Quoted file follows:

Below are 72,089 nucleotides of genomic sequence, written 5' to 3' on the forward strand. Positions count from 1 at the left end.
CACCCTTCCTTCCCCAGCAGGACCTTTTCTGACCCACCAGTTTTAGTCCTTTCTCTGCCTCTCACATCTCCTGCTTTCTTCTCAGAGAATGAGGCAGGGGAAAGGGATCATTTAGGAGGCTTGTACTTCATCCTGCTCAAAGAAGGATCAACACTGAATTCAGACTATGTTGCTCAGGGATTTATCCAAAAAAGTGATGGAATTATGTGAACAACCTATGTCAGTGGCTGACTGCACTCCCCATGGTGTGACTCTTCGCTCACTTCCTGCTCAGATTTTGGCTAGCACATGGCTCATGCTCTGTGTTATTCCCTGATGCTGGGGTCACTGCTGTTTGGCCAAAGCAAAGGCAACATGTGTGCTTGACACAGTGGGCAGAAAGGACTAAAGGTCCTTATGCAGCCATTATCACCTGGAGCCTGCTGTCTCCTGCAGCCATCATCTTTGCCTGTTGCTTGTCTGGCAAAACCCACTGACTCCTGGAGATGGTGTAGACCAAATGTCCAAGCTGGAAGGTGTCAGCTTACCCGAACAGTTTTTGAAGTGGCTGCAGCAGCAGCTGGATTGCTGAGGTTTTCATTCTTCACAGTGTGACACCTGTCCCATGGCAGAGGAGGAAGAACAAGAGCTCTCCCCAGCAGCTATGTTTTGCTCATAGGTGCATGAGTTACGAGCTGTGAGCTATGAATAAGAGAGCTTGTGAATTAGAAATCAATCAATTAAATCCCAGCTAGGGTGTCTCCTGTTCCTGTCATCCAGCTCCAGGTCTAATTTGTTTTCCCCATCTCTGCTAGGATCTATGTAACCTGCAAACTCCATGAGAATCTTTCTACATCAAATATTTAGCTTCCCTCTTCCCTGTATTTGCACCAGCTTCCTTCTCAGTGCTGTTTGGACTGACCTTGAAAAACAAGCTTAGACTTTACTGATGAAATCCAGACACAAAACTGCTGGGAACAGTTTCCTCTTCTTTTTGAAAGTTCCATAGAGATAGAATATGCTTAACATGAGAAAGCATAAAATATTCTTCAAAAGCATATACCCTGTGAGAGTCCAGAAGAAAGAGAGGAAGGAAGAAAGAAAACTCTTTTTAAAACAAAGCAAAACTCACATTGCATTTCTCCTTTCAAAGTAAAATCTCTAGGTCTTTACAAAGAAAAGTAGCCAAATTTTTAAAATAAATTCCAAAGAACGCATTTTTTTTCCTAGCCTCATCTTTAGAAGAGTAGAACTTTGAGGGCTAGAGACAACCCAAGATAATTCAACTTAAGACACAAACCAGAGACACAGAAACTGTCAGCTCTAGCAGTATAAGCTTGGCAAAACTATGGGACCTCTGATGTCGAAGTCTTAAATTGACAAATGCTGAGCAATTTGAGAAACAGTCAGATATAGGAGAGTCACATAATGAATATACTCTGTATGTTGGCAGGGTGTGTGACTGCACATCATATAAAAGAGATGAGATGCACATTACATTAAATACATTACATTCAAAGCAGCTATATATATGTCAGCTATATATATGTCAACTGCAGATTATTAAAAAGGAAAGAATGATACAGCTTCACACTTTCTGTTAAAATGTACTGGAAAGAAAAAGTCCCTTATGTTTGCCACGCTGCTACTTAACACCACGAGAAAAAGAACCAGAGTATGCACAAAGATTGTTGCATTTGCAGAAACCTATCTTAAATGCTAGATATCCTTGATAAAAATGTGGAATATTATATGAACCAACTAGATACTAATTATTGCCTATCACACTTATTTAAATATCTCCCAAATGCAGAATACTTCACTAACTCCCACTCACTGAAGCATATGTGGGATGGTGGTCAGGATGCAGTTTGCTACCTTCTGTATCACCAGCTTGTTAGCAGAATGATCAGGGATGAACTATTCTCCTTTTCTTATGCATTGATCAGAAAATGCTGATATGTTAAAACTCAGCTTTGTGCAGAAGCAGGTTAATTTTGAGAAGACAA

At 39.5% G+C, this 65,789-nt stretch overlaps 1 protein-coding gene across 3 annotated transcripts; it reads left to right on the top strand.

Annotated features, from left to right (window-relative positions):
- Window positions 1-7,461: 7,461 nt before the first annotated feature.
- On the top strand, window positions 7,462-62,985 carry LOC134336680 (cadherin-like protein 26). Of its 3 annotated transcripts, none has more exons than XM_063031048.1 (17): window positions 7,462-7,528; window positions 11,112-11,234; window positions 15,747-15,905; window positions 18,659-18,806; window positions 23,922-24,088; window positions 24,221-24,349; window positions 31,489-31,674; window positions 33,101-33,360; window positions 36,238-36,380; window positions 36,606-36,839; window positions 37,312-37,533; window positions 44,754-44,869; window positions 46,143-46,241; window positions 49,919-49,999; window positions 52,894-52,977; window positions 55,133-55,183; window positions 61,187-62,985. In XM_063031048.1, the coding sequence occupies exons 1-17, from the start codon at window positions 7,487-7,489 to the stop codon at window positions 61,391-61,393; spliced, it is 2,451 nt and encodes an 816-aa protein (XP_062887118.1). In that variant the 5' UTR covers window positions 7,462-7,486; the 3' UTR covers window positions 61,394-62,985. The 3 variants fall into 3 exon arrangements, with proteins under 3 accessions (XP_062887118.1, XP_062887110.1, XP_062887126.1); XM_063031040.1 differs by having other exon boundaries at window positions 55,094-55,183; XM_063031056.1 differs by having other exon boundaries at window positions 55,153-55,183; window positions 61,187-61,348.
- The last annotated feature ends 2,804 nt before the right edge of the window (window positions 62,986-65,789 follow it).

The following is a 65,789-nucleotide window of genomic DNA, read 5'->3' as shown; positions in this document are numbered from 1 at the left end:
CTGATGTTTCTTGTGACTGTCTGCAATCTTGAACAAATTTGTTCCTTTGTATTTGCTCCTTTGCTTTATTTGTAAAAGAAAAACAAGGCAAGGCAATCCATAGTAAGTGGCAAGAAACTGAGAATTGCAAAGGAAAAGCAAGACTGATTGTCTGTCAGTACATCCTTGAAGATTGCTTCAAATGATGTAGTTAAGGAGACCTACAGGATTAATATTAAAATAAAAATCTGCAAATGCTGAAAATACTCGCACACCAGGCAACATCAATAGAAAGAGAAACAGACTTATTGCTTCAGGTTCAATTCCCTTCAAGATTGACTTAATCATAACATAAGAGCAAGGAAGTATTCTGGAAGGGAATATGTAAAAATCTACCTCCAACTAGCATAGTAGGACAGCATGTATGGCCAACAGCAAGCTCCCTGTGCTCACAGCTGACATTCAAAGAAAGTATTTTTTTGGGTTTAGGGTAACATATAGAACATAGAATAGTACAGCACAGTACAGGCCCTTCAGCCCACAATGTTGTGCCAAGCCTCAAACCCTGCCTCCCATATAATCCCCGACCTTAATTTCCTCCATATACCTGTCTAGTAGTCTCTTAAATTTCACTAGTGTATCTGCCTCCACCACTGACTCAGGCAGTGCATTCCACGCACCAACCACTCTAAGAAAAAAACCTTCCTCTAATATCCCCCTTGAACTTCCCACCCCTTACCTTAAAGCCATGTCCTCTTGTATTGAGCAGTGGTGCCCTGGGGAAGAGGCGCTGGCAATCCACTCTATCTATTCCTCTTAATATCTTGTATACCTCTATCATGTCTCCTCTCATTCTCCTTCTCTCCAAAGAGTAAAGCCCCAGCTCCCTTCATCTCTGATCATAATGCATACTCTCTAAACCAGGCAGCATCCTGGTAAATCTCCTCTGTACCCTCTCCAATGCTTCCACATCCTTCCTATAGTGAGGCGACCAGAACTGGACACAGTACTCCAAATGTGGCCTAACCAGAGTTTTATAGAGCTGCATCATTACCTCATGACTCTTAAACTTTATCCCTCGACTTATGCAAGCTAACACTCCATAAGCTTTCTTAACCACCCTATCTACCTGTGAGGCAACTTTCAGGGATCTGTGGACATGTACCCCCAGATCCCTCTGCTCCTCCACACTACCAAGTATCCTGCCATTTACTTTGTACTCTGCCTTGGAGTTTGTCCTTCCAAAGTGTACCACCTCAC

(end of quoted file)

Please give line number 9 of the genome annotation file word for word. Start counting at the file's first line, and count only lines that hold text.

CTGATGTTTCTTGTGACTGTCTGCAATCTTGAACAAATTTGTTCCTTTGTATTTGCTCCTTTGCTTTATTTGTAAAAGAAAAACAAGGCAAGGCAATCCATAGTAAGTGGCAAGAAACTGAGAATTGCAAAGGAAAAGCAAGACTGATTGTCTGTCAGTACATCCTTGAAGATTGCTTCAAATGATGTAGTTAAGGAGACCTACAGGATTAATATTAAAATAAAAATCTGCAAATGCTGAAAATACTCGCACACCAGGCAACATCAATAGAAAGAGAAACAGACTTATTGCTTCAGGTTCAATTCCCTTCAAGATTGACTTAATCATAACATAAGAGCAAGGAAGTATTCTGGAAGGGAATATGTAAAAATCTACCTCCAACTAGCATAGTAGGACAGCATGTATGGCCAACAGCAAGCTCCCTGTGCTCACAGCTGACATTCAAAGAAAGTATTTTTTTGGGTTTAGGGTAACATATAGAACATAGAATAGTACAGCACAGTACAGGCCCTTCAGCCCACAATGTTGTGCCAAGCCTCAAACCCTGCCTCCCATATAATCCCCGACCTTAATTTCCTCCATATACCTGTCTAGTAGTCTCTTAAATTTCACTAGTGTATCTGCCTCCACCACTGACTCAGGCAGTGCATTCCACGCACCAACCACTCTAAGAAAAAAACCTTCCTCTAATATCCCCCTTGAACTTCCCACCCCTTACCTTAAAGCCATGTCCTCTTGTATTGAGCAGTGGTGCCCTGGGGAAGAGGCGCTGGCAATCCACTCTATCTATTCCTCTTAATATCTTGTATACCTCTATCATGTCTCCTCTCATTCTCCTTCTCTCCAAAGAGTAAAGCCCCAGCTCCCTTCATCTCTGATCATAATGCATACTCTCTAAACCAGGCAGCATCCTGGTAAATCTCCTCTGTACCCTCTCCAATGCTTCCACATCCTTCCTATAGTGAGGCGACCAGAACTGGACACAGTACTCCAAATGTGGCCTAACCAGAGTTTTATAGAGCTGCATCATTACCTCATGACTCTTAAACTTTATCCCTCGACTTATGCAAGCTAACACTCCATAAGCTTTCTTAACCACCCTATCTACCTGTGAGGCAACTTTCAGGGATCTGTGGACATGTACCCCCAGATCCCTCTGCTCCTCCACACTACCAAGTATCCTGCCATTTACTTTGTACTCTGCCTTGGAGTTTGTCCTTCCAAAGTGTACCACCTCAC